I love this question. For me, I love knowing how whatever behavior is being recognized had an impact on the individual doing the recognizing. I want to know how it felt for you that I helped you walk through some new analysis or some new process at work. Did that make you feel more confident in your work? Did that make you feel more accepted? That's what I want to hear -- the personal side to it. The best recognition -- and, and back to the pillars -- not only is authentic, but it's specific. And this gets back to how recognition works: It's a positive reinforcement tool. And the way to reinforce behavior that you want to see replicated is to be specific about what you're recognizing. So if I want to thank you for doing, let's say, a new onboarding or developing a new program or whatever it is, I want to mention that specifically -- what it was about that that was impactful for me. Because that way, I'm showing you I want to see that again. Can you please do that again for myself or for other people? Because that help, was helpful.
Mohamed Younis 12:02
And you're also in a way showing the other team participants what you, as an organization, as a leader, whatever -- what you value, and what your definition is of, you know, to use a sport metaphor, like a touchdown. Like what is a touchdown in the eyes of my boss, my, my manager, my team leader? Because sometimes that can get challenging. Like what are the things that are productive and should be rewarded, versus what are things that are really attention-getting maybe and impressive, but not necessarily in line with the general objective of the under, the undertaking of the team?
Isha Vicaria 12:42
Yeah. And I'm so glad you mentioned that, because I think another benefit to being specific about recognition is that it kind of takes the anxiety of being placed on the spot away. Because then, you're not just being thanked and being put on the spotlight for having done good work vaguely. When you're recognized for a specific contribution, a specific action, you can own up to that. You did that, and that's something to be celebrated.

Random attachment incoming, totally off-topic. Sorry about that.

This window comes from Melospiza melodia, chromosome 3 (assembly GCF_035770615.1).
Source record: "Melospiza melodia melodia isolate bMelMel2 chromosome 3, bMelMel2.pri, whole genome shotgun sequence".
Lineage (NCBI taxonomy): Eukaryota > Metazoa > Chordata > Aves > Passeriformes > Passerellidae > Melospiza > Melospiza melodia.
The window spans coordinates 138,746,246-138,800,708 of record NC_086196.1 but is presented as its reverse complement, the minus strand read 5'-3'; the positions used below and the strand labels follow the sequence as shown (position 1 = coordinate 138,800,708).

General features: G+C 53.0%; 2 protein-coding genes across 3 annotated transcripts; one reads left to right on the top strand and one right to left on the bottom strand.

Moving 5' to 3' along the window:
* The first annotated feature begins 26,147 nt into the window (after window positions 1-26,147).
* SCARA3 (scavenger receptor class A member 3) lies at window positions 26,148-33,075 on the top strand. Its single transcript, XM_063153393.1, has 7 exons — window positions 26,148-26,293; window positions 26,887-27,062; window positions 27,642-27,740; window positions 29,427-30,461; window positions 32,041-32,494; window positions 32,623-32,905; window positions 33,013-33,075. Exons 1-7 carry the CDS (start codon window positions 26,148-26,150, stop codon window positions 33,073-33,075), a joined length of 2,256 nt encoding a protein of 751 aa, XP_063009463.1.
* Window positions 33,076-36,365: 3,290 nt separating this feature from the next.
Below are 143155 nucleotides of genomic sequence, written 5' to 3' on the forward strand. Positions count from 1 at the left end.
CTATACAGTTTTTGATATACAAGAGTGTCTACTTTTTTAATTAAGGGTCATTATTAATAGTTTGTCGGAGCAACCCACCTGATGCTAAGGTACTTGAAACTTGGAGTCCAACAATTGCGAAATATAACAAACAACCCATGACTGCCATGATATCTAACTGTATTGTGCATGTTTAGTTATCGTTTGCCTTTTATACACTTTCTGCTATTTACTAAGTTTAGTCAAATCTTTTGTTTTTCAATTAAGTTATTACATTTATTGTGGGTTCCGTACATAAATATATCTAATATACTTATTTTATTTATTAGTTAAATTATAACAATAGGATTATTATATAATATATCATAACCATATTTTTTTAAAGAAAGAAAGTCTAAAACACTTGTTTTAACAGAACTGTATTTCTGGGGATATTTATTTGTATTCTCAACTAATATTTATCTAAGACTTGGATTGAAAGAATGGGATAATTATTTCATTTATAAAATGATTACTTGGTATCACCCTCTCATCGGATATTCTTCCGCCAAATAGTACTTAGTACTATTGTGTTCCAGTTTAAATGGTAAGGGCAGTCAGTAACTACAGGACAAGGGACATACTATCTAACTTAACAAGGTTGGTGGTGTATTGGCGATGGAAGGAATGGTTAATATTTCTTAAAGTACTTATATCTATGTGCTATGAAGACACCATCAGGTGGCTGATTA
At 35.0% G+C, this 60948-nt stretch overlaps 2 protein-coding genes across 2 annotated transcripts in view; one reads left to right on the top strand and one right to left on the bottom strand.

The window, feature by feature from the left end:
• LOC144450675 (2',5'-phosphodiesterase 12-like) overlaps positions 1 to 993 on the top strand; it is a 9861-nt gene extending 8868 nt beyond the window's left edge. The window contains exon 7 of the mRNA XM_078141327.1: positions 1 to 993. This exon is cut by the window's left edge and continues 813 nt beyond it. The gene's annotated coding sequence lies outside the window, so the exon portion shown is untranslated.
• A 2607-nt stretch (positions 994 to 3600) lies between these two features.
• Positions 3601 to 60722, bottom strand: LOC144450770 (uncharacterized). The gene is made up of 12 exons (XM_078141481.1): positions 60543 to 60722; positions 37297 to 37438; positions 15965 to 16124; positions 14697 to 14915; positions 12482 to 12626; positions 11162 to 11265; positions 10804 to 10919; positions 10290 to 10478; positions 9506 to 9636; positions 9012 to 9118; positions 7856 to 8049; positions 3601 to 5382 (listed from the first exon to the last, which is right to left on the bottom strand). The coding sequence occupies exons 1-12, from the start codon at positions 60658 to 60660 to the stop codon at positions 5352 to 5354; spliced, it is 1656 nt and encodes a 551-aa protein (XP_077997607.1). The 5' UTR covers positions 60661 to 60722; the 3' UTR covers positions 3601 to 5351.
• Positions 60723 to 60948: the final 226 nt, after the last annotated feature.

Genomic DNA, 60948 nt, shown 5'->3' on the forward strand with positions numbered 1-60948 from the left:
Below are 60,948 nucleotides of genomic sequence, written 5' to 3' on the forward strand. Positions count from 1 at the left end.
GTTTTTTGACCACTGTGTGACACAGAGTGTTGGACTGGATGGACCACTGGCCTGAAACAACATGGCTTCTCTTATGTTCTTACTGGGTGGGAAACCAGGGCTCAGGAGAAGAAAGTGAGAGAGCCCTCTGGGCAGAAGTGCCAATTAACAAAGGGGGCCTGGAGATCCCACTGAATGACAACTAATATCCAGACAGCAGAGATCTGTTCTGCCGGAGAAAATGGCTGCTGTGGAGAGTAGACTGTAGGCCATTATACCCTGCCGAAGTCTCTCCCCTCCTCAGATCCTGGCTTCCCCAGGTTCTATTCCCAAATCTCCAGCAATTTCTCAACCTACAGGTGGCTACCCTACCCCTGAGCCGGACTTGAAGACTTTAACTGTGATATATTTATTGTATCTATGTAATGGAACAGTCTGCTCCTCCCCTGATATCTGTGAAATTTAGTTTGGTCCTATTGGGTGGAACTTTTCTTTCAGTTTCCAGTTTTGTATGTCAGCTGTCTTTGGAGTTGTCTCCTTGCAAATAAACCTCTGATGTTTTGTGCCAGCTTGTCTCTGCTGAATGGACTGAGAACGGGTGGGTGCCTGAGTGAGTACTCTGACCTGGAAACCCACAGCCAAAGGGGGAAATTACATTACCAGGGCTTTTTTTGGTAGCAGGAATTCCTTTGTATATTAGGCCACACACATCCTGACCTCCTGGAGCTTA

Mohamed Younis 13:13
I love this quote from a blog that was written about the report on DEI in the corporate world, in the HR world generally, whether it's for profit or nonprofit. And the quote says, "You can't harness the power of diversity without inclusion, and you can't retain diverse employees without it either." It really made me grin. But I wanted to ask you, what does that mean to you?
Isha Vicaria 13:34
I love that quote from the blog post. That was really, really well done. For me, D&I and recognition, there are two things I can talk about. One is what we were saying with recognition being equitable. Really make sure all of the employees in your organization are seen and heard and valued and celebrated for their whole human experience at work. So that's one thing -- recognize everybody's achievements. Don't leave anybody out. Pay attention to where there are inequities, and really celebrate the voices that aren't typically heard. And then there's a whole other component of recognition and D&I that I love to talk about, because it ties into the psychology of positive reinforcement is use recognition as a D&I, as a, as a tool to promote and recognize inclusive behaviors. So this is a way to show and demonstrate to your organization, I value XYZ that was done that promoted an inclusive environment.
Isha Vicaria 14:35